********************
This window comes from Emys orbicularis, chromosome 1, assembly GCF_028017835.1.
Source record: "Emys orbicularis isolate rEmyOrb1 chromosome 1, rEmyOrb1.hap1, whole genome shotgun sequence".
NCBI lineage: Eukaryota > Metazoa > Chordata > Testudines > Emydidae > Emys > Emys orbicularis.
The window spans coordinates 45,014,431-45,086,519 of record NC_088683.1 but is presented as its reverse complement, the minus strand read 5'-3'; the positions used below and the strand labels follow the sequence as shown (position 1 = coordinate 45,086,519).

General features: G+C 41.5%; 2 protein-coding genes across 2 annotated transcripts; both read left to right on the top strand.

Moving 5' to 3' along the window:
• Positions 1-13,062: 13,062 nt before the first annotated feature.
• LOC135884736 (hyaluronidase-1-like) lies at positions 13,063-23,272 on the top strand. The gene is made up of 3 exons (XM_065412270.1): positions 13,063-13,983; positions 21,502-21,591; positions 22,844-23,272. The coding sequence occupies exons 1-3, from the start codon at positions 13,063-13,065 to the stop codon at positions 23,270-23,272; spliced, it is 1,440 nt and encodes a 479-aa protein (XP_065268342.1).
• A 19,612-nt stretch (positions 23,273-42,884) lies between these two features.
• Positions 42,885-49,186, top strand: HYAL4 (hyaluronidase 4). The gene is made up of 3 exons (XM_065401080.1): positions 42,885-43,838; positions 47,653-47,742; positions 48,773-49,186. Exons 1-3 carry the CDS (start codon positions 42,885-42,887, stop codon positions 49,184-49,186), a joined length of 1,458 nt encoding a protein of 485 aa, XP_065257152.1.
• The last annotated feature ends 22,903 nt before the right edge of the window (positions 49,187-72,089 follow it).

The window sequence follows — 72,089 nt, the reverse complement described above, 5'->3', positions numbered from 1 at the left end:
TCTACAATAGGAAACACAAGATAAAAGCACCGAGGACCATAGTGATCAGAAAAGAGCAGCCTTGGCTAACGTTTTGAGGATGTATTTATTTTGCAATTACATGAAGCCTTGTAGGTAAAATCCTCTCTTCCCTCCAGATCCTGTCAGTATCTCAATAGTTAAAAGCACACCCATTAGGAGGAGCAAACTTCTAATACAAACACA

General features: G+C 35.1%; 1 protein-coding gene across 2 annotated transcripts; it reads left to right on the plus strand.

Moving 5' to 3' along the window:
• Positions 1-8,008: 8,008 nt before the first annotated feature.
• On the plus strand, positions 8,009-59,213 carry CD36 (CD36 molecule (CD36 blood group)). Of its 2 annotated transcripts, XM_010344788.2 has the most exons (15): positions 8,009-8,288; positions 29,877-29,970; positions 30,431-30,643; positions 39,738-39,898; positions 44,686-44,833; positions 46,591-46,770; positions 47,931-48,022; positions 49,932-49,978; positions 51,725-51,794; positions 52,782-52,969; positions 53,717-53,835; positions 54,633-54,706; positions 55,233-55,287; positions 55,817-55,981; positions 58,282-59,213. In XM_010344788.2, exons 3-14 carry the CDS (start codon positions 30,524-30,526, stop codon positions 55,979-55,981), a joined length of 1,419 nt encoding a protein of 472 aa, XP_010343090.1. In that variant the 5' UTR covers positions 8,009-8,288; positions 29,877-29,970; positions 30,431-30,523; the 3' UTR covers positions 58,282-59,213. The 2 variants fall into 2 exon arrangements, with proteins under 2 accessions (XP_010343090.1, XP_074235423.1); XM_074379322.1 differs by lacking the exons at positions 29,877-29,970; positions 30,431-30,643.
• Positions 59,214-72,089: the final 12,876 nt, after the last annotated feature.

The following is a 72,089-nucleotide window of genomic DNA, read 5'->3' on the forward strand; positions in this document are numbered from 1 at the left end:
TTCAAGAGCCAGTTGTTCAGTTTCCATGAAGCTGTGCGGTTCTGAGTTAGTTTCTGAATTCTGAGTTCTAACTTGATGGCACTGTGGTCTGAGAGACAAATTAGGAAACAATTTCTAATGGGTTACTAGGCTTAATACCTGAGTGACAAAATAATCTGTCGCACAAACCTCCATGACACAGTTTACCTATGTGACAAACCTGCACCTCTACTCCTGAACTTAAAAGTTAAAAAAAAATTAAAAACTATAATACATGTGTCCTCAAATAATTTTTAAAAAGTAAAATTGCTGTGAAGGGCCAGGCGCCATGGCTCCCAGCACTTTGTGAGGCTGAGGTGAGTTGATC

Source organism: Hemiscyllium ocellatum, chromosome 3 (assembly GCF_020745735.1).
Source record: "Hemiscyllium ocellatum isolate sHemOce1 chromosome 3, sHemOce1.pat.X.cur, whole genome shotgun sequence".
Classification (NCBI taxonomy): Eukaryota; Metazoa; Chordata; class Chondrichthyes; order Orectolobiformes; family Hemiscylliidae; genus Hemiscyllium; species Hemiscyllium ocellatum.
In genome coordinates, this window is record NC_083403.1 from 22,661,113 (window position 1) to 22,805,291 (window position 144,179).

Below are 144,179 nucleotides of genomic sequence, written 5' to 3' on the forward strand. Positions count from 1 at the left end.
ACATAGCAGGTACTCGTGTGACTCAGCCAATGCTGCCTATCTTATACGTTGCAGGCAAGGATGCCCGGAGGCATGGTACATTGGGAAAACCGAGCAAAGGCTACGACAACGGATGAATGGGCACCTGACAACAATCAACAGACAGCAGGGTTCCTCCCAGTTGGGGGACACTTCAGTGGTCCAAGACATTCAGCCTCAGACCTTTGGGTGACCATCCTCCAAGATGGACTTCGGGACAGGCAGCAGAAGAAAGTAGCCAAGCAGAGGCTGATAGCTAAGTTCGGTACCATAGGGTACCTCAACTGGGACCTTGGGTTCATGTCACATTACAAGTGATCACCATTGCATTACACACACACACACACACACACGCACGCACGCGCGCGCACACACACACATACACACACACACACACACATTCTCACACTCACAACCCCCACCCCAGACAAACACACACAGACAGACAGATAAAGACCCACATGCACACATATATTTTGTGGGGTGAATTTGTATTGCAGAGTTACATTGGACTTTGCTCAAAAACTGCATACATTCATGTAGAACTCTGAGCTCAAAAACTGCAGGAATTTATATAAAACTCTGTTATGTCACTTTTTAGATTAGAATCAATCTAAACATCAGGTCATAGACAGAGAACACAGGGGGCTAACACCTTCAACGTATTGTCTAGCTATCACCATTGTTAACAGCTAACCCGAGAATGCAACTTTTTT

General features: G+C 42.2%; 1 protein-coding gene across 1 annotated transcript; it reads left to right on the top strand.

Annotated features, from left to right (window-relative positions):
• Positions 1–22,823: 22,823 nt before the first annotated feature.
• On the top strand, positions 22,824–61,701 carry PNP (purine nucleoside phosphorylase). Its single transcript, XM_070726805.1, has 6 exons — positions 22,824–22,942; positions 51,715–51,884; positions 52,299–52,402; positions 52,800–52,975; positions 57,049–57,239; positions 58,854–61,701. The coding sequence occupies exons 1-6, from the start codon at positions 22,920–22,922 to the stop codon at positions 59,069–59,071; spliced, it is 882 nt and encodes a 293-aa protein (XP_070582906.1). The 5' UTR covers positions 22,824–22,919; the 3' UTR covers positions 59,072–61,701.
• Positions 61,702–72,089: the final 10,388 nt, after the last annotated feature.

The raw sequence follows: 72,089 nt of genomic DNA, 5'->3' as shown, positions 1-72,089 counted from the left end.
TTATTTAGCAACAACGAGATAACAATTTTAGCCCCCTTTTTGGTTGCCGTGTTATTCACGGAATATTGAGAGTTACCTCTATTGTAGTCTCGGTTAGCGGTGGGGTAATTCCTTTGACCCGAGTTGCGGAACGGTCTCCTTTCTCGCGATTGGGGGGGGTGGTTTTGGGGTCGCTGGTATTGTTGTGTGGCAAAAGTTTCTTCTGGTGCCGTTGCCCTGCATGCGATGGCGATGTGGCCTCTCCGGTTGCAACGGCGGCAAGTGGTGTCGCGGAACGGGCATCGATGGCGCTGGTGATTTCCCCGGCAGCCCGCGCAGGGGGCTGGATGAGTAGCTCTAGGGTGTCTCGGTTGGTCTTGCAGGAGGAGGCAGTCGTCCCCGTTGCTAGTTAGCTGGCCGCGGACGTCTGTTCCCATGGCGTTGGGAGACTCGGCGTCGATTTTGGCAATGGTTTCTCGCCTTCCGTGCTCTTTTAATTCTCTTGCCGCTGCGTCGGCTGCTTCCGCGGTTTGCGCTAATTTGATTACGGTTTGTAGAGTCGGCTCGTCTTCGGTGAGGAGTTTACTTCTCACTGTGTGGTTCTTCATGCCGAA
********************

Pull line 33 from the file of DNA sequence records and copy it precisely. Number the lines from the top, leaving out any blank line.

TTATTTAGCAACAACGAGATAACAATTTTAGCCCCCTTTTTGGTTGCCGTGTTATTCACGGAATATTGAGAGTTACCTCTATTGTAGTCTCGGTTAGCGGTGGGGTAATTCCTTTGACCCGAGTTGCGGAACGGTCTCCTTTCTCGCGATTGGGGGGGGTGGTTTTGGGGTCGCTGGTATTGTTGTGTGGCAAAAGTTTCTTCTGGTGCCGTTGCCCTGCATGCGATGGCGATGTGGCCTCTCCGGTTGCAACGGCGGCAAGTGGTGTCGCGGAACGGGCATCGATGGCGCTGGTGATTTCCCCGGCAGCCCGCGCAGGGGGCTGGATGAGTAGCTCTAGGGTGTCTCGGTTGGTCTTGCAGGAGGAGGCAGTCGTCCCCGTTGCTAGTTAGCTGGCCGCGGACGTCTGTTCCCATGGCGTTGGGAGACTCGGCGTCGATTTTGGCAATGGTTTCTCGCCTTCCGTGCTCTTTTAATTCTCTTGCCGCTGCGTCGGCTGCTTCCGCGGTTTGCGCTAATTTGATTACGGTTTGTAGAGTCGGCTCGTCTTCGGTGAGGAGTTTACTTCTCACTGTGTGGTTCTTCATGCCGAA